Music's Top 40 Money Makers 2013

Billboard ranks the highest-paid musicians of the past 12 months.

The world may be going more digital by the second, but live is still the big cash driver for the top 40 earners on our annual musician Moneymakers list.

Read More: Madonna, Springsteen Lead 2013 Money Makers

Reported and written by Keith Caulfield, Ed Christman, Alex Gale, Andrew Hampp, Gordon Murray, Mitchell Peters, Ray Rogers and Ray Waddell

2012 List of Music's Top 40 Money Makers

40

Blake Shelton

$5,914,591.11

BLAKE SHELTONShelton has certainly benefited from the visibility he's received as a coach on NBC's "The Voice." The country star spent much of last year touring, which earned him $3.1 million. The release of his 2012 holiday album, Cheers, It's Christmas, which debuted at No. 8 on the Billboard 200, also added to his $2.2 million in revenue from album sales.

39

Mumford & Sons

$6,168,737.62

MUMFORD AND SONSUnlike many of the artists on the Moneymakers list, Mumford & Sons earned most of its money in 2012 from album sales. As the biggest-selling rock act of that year, the band pocketed $3.7 million with the help of sales from its No. 1-debuting album Babel.

38

Rod Stewart

$6,459,568.26

ROD STEWARTStewart's 2012 live performances ranged from solo dates to co-headlining shows with Stevie Nicks, earning him $4.3 million. His holiday album, Merry Christmas, Baby, reached No. 3 on the Billboard 200, contributing to $2.9 million in album sales revenue‹a healthy number for a veteran artist.

37

Zac Brown Band

$6,682,797.58

ZAC BROWN BANDLast year, country group Zac Brown Band netted its second No. 1 album on the Billboard 200 with Uncaged and scored a pair of top 10 hits on Billboard's Hot Country Songs chart. The band earned $2.4 million from album sales, but the bulk of its revenue came from concerts ($2.8 million).

36

Andrea Bocelli

$6,732,442.76

ANDREA BOCELLIAhead of his most recent album, Passione, released earlier this year, Italian tenor Bocelli earned $594,000 from 322,000 albums sold in 2012. But the majority of his income ($6.1 million) came from touring arenas.

35

Journey

$6,983,106.58

JOURNEYTouring on the strength of its catalog, Journey spent much of 2012 playing sheds on an outing with Pat Benatar featuring Neil Giraldo and Loverboy. Journey's overall touring revenue for the year was $15.3 million, of which the band pocketed $5.1 million.

34

Jay-Z

$7,011,905.17

JAY-ZJay-Z earned about $1.1 million from digital and physical album sales last year, but the bulk of his revenue‹$4.7 million‹came from Watch the Throne tour dates with fellow rapper Kanye West.

33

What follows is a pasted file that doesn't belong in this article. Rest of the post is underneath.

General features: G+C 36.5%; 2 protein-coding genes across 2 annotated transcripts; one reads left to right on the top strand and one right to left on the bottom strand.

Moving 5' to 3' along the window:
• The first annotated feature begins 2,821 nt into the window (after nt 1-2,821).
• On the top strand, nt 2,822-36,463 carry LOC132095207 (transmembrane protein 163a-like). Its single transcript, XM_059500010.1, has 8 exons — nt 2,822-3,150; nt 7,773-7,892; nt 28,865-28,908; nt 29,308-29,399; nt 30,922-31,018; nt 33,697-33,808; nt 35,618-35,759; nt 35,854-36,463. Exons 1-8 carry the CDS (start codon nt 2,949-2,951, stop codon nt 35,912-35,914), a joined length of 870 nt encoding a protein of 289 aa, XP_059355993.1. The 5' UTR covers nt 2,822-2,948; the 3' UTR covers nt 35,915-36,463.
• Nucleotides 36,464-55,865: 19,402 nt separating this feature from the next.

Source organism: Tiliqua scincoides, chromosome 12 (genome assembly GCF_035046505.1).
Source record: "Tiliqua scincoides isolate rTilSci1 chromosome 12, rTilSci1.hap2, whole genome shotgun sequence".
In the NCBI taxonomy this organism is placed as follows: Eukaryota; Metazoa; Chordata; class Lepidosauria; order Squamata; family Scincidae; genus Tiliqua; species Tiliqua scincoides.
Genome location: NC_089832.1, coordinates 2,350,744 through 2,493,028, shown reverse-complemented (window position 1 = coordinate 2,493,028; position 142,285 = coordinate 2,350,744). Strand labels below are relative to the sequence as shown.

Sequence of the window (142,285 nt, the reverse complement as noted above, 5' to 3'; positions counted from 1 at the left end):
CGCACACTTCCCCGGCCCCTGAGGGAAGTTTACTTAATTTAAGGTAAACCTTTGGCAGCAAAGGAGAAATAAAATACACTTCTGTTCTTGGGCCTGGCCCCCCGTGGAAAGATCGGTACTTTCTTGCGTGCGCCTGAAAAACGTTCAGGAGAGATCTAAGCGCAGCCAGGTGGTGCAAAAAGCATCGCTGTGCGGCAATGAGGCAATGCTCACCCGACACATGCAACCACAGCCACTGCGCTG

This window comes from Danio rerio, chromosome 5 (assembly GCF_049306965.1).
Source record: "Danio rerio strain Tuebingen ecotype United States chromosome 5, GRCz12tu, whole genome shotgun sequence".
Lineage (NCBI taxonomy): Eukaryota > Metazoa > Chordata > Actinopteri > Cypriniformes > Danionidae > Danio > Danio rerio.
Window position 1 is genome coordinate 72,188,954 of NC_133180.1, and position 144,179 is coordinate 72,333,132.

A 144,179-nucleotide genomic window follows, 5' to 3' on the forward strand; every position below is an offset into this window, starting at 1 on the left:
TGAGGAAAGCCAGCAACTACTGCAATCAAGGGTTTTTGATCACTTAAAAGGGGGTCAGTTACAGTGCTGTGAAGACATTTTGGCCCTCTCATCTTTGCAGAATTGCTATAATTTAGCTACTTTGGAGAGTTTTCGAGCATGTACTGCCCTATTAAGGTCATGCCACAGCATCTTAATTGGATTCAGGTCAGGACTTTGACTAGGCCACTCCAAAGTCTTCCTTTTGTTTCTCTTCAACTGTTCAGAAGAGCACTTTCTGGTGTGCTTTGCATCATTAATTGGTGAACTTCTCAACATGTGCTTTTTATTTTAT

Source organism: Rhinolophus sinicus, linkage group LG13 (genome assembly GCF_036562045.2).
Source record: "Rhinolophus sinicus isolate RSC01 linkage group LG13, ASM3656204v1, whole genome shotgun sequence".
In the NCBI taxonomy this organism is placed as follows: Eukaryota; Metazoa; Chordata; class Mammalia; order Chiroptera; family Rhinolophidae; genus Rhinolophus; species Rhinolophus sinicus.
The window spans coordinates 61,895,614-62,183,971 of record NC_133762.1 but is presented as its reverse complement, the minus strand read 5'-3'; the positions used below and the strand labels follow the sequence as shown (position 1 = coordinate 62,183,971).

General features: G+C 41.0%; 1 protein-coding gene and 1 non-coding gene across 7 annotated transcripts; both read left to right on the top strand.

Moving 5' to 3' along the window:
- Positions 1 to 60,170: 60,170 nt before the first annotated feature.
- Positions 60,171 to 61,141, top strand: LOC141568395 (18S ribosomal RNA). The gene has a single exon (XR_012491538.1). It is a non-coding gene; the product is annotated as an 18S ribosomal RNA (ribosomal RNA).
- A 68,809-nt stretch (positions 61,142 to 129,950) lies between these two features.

Maroon 5

$7,159,923.53

MAROON 5Behind Taylor Swift, Maroon 5 sold the most digital tracks of 2012, with 13.3 million, earning the band $2.4 million. In addition to hitting No. 2 on the Billboard 200, Maroon 5's 2012 album, Overexposed, was its first release to generate three top 10 singles on the Billboard Hot 100.

32

The Black Keys

$7,358,679.41

THE BLACK KEYSThe Black Keys experienced a breakthrough year in 2012, embarking on its first North American arena-headlining tour behind its seventh album, El Camino. From a tour gross of $12.7 million, the duo earned $4.2 million.

31

Phish

$7,382,514.39

PHISHKnown for its epic live shows, Phish earned the overwhelming majority of its money in 2012 from touring. Multi-night runs across the United States last summer helped the band take home $7.2 million from live dates.

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2013 Money Makers Methodology
The data used to compile Moneymakers was supplied by Nielsen SoundScan, Nielsen BDS, YouTube and Billboard Boxscore. Artists are ranked by U.S. earnings, and Billboard calculated a variety of income streams, including touring, recorded-music sales, publishing royalties and revenue from an array of digital music and video services for downloads, as well as on-demand and noninteractive streaming. Due to a lack of sufficient data, our figures don't include revenue from sponsorships, merchandise sales or synchronization data.
For album and track sales, we assumed a royalty rate of 20% of retail, minus producers' fees. We treated all streaming revenue as derived from a licensing deal and thus split that revenue in half to calculate the artist's take. We also applied corresponding statutory mechanical rates for album and track sales and the Copyright Royalty Board-approved formulas or rates used for the various streaming channels, and further estimated the share of songs written by the artists. For all artist revenue, we subtracted a manager's fee of 10%. For box office, we credited each artist with 34% of gross receipts, typically what's left after the promoter's fee, the artist manager's cut and other costs are subtracted.

Questions? Comments? Let us know: @billboard

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